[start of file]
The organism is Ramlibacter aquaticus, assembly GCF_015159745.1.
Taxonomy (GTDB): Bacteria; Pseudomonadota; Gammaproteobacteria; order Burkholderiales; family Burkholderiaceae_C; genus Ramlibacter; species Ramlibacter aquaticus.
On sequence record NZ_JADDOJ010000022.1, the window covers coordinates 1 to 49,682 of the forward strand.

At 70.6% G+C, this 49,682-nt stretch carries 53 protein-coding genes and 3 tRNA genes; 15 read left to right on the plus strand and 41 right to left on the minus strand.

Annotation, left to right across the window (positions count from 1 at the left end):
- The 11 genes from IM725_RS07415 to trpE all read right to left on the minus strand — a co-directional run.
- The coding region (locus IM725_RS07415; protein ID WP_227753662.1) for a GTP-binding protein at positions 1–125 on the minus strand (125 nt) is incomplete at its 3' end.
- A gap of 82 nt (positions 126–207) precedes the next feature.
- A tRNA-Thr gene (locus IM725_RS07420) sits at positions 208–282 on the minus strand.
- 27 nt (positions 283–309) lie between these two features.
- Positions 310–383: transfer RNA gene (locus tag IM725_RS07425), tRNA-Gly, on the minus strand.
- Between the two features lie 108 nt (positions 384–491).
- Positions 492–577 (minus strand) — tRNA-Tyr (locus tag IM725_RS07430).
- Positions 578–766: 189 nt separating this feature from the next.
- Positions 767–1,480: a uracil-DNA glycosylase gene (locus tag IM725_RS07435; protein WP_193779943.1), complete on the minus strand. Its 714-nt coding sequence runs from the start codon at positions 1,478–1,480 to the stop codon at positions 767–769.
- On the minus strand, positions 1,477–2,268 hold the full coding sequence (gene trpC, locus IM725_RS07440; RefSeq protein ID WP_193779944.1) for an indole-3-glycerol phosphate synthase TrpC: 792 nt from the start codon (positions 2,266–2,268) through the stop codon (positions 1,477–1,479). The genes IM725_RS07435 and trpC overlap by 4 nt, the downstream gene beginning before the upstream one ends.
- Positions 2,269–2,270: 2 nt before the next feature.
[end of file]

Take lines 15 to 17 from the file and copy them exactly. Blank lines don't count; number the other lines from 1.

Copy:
- Positions 767–1,480: a uracil-DNA glycosylase gene (locus tag IM725_RS07435; protein WP_193779943.1), complete on the minus strand. Its 714-nt coding sequence runs from the start codon at positions 1,478–1,480 to the stop codon at positions 767–769.
- On the minus strand, positions 1,477–2,268 hold the full coding sequence (gene trpC, locus IM725_RS07440; RefSeq protein ID WP_193779944.1) for an indole-3-glycerol phosphate synthase TrpC: 792 nt from the start codon (positions 2,266–2,268) through the stop codon (positions 1,477–1,479). The genes IM725_RS07435 and trpC overlap by 4 nt, the downstream gene beginning before the upstream one ends.
- Positions 2,269–2,270: 2 nt before the next feature.